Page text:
Take a few minutes this morning to breathe and meditate. Maybe when you get down to the root, you’ll find that you, too, will want a carrot juice!

Monday, October 15, 2012

Orange you glad...?

There is nothing more comforting to me than a glass of cold orange juice. Maybe it reminds me of my mother, or of breakfasts at home. It could be simply the sunny color or the sweet taste or the sheer simplicity of it. Just orange.

The orange originated in Southeast Asia. It was not until 1450 or 1500 that the orange made it to the Mediterranean region. Within 200 years, the orange was known and loved throughout Europe. European explorers (including Christopher Columbus!) brought the orange from Europe to North America.

Now, the United States is the world’s leading orange producer! California and Florida produce most of our oranges.

And we love our orange juice. Rumor has it, orange wine is produced in South Africa and Brazil. I can’t imagine! I think I’ll stick with juice. Orange you glad Magic Potion Juice Bar serves delicious, fresh-squeezed, sweet and simple OJ!

Sunday, October 14, 2012

Popping Sisters!

The popcorn is pop-pop-pop-ping in the whirley pop on the stove. The kitchen smells like the kettle corn stand at the farmers’ market. My mouth is watering.

Magic Potion Juice Bar now carries kettle corn snack bags made locally by Popping Sisters. Start with plain old popping corn (a whole grain!). Add maple syrup, spices, dried fruits, and seeds. Voila! A delicious, healthy snack. The Popping Sisters are starting out with two flavors. The first is maple-cinnamon with dried cranberries (which, like blueberries, are native to our area) and pumpkin seeds (‘tis the season!). The second is chocolate-raisin with a dash of ginger and a hint of sea salt. There will be more!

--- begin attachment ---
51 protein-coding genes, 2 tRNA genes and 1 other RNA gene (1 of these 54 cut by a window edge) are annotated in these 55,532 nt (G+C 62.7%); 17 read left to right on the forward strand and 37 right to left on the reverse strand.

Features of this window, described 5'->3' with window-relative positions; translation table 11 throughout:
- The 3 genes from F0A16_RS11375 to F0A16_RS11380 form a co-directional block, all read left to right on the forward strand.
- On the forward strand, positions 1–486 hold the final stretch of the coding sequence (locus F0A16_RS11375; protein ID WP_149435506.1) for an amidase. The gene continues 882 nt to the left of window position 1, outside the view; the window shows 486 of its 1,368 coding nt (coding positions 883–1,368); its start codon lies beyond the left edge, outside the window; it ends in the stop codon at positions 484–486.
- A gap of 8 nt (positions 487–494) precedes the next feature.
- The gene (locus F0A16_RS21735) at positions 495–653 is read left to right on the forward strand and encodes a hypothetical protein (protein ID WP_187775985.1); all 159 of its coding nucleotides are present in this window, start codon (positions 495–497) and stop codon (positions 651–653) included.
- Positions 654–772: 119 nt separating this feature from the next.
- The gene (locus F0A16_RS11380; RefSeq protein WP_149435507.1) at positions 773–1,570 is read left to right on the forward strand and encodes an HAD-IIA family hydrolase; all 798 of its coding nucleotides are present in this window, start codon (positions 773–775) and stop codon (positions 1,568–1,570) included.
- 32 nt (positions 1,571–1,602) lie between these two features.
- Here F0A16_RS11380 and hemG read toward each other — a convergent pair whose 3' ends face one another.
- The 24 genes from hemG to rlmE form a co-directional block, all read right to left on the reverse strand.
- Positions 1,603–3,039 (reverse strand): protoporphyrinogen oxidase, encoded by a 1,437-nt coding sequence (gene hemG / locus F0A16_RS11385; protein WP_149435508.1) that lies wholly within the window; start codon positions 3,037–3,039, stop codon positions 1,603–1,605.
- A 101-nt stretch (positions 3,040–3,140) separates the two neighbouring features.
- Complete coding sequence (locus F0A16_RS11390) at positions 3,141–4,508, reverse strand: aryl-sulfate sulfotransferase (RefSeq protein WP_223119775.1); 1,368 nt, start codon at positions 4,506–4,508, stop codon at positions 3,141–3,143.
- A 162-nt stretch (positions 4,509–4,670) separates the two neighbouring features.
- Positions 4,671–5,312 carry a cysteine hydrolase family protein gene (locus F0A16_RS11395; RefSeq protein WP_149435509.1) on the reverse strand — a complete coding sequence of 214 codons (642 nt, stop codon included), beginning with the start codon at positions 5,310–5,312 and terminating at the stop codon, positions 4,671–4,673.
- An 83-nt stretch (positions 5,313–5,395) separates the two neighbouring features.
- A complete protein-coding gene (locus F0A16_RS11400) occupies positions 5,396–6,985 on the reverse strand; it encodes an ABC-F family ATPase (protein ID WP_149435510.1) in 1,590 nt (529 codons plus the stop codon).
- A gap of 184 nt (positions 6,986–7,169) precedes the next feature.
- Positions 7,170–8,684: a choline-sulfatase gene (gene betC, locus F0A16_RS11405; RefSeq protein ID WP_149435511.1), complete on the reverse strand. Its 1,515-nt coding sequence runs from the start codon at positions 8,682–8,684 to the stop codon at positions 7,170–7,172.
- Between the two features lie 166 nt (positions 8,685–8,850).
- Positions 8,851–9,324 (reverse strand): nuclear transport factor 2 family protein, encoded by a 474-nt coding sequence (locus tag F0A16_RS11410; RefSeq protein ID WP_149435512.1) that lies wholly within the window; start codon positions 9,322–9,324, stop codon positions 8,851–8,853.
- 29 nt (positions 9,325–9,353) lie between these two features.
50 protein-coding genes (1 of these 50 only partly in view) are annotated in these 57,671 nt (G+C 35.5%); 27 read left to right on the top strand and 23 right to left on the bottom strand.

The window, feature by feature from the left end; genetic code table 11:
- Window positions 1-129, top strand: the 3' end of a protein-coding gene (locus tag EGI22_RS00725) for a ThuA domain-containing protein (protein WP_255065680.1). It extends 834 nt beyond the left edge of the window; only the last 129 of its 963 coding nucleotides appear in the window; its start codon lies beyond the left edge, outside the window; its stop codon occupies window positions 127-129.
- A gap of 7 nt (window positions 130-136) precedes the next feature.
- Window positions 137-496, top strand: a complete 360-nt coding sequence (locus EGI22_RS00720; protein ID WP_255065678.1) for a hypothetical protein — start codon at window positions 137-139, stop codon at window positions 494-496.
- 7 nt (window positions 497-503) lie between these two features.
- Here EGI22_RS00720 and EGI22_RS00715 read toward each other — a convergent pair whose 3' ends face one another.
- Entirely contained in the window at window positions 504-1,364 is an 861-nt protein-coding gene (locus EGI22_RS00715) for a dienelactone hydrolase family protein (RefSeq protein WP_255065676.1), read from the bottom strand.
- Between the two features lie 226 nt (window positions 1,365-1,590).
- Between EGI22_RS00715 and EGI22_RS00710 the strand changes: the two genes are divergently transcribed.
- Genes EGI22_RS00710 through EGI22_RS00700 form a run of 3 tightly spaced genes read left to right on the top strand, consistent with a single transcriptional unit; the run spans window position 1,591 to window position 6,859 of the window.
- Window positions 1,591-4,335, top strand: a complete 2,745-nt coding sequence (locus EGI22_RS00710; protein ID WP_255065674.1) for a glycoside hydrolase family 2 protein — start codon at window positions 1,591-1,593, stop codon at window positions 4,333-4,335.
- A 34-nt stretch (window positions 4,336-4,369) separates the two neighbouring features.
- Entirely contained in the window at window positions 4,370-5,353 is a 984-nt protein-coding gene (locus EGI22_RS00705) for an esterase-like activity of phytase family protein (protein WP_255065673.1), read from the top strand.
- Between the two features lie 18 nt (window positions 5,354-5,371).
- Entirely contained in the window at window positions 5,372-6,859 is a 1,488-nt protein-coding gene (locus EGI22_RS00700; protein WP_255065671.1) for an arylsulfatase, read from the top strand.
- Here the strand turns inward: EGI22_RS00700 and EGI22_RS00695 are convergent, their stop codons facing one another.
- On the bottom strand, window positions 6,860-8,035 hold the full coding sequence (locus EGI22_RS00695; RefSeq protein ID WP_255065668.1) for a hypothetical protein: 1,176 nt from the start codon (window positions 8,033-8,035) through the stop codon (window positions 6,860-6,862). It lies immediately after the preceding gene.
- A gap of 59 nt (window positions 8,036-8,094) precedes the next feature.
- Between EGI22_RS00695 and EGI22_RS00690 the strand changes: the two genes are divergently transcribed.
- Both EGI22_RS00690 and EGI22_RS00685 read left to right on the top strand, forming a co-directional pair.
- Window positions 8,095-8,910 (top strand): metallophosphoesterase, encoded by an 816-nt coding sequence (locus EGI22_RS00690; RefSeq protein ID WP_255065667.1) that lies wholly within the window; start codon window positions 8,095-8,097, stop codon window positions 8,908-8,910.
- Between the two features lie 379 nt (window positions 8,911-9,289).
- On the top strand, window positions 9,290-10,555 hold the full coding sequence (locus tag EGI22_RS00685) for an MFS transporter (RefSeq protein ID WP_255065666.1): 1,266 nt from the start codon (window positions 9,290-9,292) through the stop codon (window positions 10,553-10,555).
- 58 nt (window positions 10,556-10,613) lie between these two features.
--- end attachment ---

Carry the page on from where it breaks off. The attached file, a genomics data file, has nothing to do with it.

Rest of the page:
Even a juice bar can have popcorn to snack on! The Popping Sisters cast their spell and make a typical bar snack into something wholesome and delicious.

Saturday, October 13, 2012

And a Dash of Cinnamon

I use cinnamon on nearly everything. Okay, perhaps that is exaggerating. Still, I enjoy adding a sprinkle to my oatmeal, espresso, and smoothies. It is a key ingredient in Magic Potion Juice Bar’s seasonal special: Pumpkin Pie Smoothie. And it has an interesting history.

Cinnamon is in the same plant family as Bay Leaf and Sassafrass (which is a really cool plant that grows all over the place around here. Look for a tree with three different leaf types. Rip a leaf open and take a whiff – smells like Fruit Loops, right? But I digress). What is sold as cinnamon in the United States today may be one of two species: true cinnamon, which has thinner bark, and cassia, which has thicker bark. Both can be, and are, labeled “cinnamon.” Most cinnamon is produced in Southeast Asia.

Mmmm...warm apple cider

From Southeast Asia, it was carried by traders to Egypt and later to Europe. Before it became popular in cooking, cinnamon was used in embalming (by the Egyptians) and religious ceremonies. Venice controlled the cinnamon trade in the 1400s and 1500s and profited greatly from it. After Venice, Portugal gained control. Desire for cinnamon was so strong, and the profits from controlling the trade so great, that a fight between nations broke out and Holland seized control from Portugal! Though perhaps we don’t see as much conflict in today’s trade, I’d say that desire is still strong! At least mine is!

Pumpkin pie smoothie with pecans and maple syrup

Come in and try a seasonal smoothie or some hot apple cider. Or ask for a dash of cinnamon to spice up any of our standard smoothies! Delish.